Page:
It's no secret that Henrik Stenson has fallen a long way since his breakthrough victory at the 2009 THE PLAYERS. He'll be back at TPC Sawgrass in a couple of weeks too, and one can only guess which Stenson will show up.
Stenson, who has fallen to 93rd in the Official World Golf Ranking, hasn't lost his enthusiasm for the game. He's rebuilt his swing before -- he endured years of struggle before becoming one of the world's best players -- and he might be doing it again. If anything, he won't stop trying.
“I’ve been struggling with my game for quite some time, but I hope I’ve turned the corner and it starts heading in the right direction,” Stenson told PGATOUR.COM's John Schwarb this month. “When you come back to a course you really enjoy playing and where you’ve won before, you get a lot of good memories and you can kind of build on that. I see myself doing well here again.”
Stenson shot a 68 in Round 2 that included only 20 putts -- 10 fewer than he took while shooting 78 on Thursday -- but his ball-striking continued to be a problem. He missed nine greens on Thursday and 10 on Friday.
Stenson's 20 putts were just two off the all-time PGA TOUR record, held by seven players. Two of those (Kenny Knox and Blake Adams) accomplished their feat on Harbour Town's tiny greens.
HENRIK STENSON'S SCORECARD:
PONTE VEDRA BEACH, Fla. -- While putting out on the 18th hole Tuesday on the Stadium Course at TPC Sawgrass, Henrik Stenson playfully batted his ball back and forth on the green, smiling.
The 2009 PLAYERS Champion missed the cut last week at Augusta, shooting 83-74 to finish last among all competitors. The rest of the season hasn’t been much better, with a first-round loss in the World Golf Championships-Accenture Match Play Championship and only two rounds in the 60s in three stroke-play events. He’s T151 in FedExCup points.
But TPC Sawgrass is a comfort zone, and Tuesday the Swede made six birdies while playing with countryman Peter Hanson (making his first PLAYERS appearance next month) and a friend.
“I've been struggling with my game for quite some time, but I hope I’ve turned the corner and it starts heading in the right direction,” Stenson said. “When you come back to a course you really enjoy playing and where you've won before, you get a lot of good memories and you can kind of build on that. I see myself doing well here again.” --John Schwarb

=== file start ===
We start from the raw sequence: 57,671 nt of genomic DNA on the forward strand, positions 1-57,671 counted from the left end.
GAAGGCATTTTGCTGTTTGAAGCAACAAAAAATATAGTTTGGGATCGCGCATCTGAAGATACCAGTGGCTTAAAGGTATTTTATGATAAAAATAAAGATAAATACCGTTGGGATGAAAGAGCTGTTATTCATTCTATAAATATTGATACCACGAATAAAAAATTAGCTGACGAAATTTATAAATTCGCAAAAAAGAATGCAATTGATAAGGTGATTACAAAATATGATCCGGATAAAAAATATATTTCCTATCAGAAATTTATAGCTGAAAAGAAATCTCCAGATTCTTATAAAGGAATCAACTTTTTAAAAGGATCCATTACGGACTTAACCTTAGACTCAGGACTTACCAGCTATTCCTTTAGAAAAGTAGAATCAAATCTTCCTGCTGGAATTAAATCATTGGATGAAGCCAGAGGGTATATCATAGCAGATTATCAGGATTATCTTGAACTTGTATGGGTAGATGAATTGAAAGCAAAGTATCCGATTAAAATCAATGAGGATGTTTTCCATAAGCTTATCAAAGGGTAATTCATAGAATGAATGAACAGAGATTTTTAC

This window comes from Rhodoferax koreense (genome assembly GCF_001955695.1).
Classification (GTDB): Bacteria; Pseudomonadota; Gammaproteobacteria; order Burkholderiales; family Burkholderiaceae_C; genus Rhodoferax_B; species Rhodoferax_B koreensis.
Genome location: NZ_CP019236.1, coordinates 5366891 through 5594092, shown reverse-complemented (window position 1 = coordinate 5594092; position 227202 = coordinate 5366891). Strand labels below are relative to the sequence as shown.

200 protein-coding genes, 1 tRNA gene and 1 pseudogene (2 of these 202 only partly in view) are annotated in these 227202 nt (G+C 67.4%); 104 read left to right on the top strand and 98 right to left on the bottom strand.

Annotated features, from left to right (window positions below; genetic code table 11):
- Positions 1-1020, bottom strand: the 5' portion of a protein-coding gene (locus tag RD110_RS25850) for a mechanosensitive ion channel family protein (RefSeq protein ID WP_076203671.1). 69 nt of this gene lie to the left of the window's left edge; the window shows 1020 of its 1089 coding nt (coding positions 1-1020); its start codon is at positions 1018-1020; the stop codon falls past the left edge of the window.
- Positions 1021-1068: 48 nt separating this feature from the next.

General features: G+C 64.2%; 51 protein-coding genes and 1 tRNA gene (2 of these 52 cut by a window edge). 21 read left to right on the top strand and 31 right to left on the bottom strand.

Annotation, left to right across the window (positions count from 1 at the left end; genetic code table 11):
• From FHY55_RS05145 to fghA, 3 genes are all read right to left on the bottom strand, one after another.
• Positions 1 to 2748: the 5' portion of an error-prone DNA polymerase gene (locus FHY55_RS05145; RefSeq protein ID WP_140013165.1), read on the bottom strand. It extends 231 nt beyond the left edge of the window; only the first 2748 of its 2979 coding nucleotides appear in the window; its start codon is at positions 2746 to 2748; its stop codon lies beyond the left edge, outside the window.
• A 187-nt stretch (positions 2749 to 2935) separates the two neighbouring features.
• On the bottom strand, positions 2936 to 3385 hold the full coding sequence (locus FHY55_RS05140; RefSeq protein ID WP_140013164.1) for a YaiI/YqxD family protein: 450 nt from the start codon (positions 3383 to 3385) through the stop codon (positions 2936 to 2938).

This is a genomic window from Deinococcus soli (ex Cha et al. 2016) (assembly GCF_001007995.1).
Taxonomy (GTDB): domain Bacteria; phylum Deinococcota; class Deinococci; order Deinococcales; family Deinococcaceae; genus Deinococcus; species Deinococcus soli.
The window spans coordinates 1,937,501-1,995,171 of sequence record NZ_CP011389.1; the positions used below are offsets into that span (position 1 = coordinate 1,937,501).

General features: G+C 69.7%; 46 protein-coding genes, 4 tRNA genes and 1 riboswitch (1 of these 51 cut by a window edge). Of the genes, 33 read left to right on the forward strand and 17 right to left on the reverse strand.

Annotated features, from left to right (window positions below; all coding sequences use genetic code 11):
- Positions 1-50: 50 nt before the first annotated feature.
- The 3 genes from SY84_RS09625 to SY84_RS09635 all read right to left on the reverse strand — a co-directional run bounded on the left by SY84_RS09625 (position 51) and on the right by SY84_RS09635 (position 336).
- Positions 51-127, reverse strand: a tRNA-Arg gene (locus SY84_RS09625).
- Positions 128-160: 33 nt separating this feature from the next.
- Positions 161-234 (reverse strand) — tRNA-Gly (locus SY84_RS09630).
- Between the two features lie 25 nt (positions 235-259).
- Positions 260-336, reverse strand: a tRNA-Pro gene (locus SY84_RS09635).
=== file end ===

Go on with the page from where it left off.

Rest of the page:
ORLANDO, Fla. – The Tavistock Cup, which since 2004 has been an interclub match between Isleworth’s and Lake Nona’s golf professional members, will have a different look this week.
For the first time, four clubs will compete for the Tavistock Cup, with 24 players involved in the competition. The first round of the two-day tournament at Isleworth Golf & Country Club begins in less than an hour (10:50 a.m. ET).
Monday’s format will consist of six matches of four-ball ( see schedule below). Tuesday’s competition will be singles matches.
Isleworth and Lake Nona will be two of the clubs in the competition, along with Albany and Queenwood. Albany is a new luxury resort community in The Bahamas and Queenwood is an exclusive private members’ club in the Surrey countryside near London.
Tiger Woods, fresh off his final-round 66 that bumped him up to 10th place at the World Golf Championships-Cadillac Championship on Sunday, will compete for Team Albany. Reigning U.S. Open champion Graeme McDowell leads Team Lake Nona ( team rosters below).
Tavistock Cup contestants play for prize money, team hole-in-one prizes and the title of World Golf And Country Club Champion.
The two-tournament will be broadcast live on the Golf Channel starting at Noon ET.
|TEAM ALBANY||TEAM ISLEWORTH||TEAM LAKE NONA||TEAM QUEENWOOD|
|Arjun Atwal||Robert Allenby||Ross Fisher||Thomas Bjorn|
|Ernie Els||Stuart Appleby||Retief Goosen||Darren Clarke|
|Trevor Immelman||Brian Davis||Peter Hanson||David Howell|
|Ian Poulter||J.B. Holmes||Graeme McDowell||Soren Kjeldsen|
|Justin Rose||Sean O’Hair||Henrik Stenson||Paul McGinley|
|Tiger Woods||Lee Janzen||Oliver Wilson||Adam Scott|
MONDAY’S FOUR-BALL MATCHES
|1||Arjun Atwal-Tiger Woods (Albany)||Thomas Bjorn-Adam Scott (Queenwood)|
|2||Robert Allenby-Stuart Appleby (Isleworth)||Peter Hanson-Henrik Stenson (Lake Nona)|
|3||Ian Poulter-Justin Rose (Albany)||Retief Goosen-Graeme McDowell (Lake Nona)|
|4||Brian Davis-J.B. Holmes (Isleworth)||Soren Kjeldsen-Paul McGinley (Queenwood)|
|5||Lee Janzen-Sean O’Hair (Isleworth)||Ross Fisher-Oliver Wilson (Lake Nona)|
|6||Ernie Els-Trevor Immelman (Albany)||Darren Clarke-David Howell (Queenwood)|
MARANA, Ariz. – OK. The snow that fell on Dove Mountain is all but melted so that leaves us time to ponder other things.
And the answer to the day’s most pressing fashion question is, yes, Martin Kaymer is wearing his “snood” again on Sunday.